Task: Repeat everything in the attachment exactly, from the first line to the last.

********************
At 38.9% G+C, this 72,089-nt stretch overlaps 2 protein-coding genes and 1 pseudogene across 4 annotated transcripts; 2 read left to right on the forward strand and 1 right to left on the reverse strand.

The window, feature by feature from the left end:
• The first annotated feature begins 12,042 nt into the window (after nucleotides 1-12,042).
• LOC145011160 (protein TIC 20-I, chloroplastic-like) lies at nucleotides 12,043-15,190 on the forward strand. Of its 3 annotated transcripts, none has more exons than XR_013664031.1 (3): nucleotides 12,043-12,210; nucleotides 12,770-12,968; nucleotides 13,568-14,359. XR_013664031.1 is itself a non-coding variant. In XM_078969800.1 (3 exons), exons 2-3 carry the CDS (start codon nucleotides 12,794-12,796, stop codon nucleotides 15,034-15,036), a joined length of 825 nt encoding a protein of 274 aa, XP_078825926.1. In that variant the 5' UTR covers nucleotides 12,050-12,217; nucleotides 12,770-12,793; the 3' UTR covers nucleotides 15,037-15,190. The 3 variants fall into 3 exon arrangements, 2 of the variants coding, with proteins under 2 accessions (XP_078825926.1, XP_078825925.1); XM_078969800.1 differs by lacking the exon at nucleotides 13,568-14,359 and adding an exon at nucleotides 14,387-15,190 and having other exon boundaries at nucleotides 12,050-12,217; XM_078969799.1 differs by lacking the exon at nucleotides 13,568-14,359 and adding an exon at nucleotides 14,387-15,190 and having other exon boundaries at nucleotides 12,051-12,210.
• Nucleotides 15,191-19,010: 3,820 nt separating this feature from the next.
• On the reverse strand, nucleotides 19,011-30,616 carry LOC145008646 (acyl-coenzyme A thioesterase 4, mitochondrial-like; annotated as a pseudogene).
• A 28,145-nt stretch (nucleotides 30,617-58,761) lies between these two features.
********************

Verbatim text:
At 38.9% G+C, this 72,089-nt stretch overlaps 2 protein-coding genes and 1 pseudogene across 4 annotated transcripts; 2 read left to right on the forward strand and 1 right to left on the reverse strand.

The window, feature by feature from the left end:
• The first annotated feature begins 12,042 nt into the window (after nucleotides 1-12,042).
• LOC145011160 (protein TIC 20-I, chloroplastic-like) lies at nucleotides 12,043-15,190 on the forward strand. Of its 3 annotated transcripts, none has more exons than XR_013664031.1 (3): nucleotides 12,043-12,210; nucleotides 12,770-12,968; nucleotides 13,568-14,359. XR_013664031.1 is itself a non-coding variant. In XM_078969800.1 (3 exons), exons 2-3 carry the CDS (start codon nucleotides 12,794-12,796, stop codon nucleotides 15,034-15,036), a joined length of 825 nt encoding a protein of 274 aa, XP_078825926.1. In that variant the 5' UTR covers nucleotides 12,050-12,217; nucleotides 12,770-12,793; the 3' UTR covers nucleotides 15,037-15,190. The 3 variants fall into 3 exon arrangements, 2 of the variants coding, with proteins under 2 accessions (XP_078825926.1, XP_078825925.1); XM_078969800.1 differs by lacking the exon at nucleotides 13,568-14,359 and adding an exon at nucleotides 14,387-15,190 and having other exon boundaries at nucleotides 12,050-12,217; XM_078969799.1 differs by lacking the exon at nucleotides 13,568-14,359 and adding an exon at nucleotides 14,387-15,190 and having other exon boundaries at nucleotides 12,051-12,210.
• Nucleotides 15,191-19,010: 3,820 nt separating this feature from the next.
• On the reverse strand, nucleotides 19,011-30,616 carry LOC145008646 (acyl-coenzyme A thioesterase 4, mitochondrial-like; annotated as a pseudogene).
• A 28,145-nt stretch (nucleotides 30,617-58,761) lies between these two features.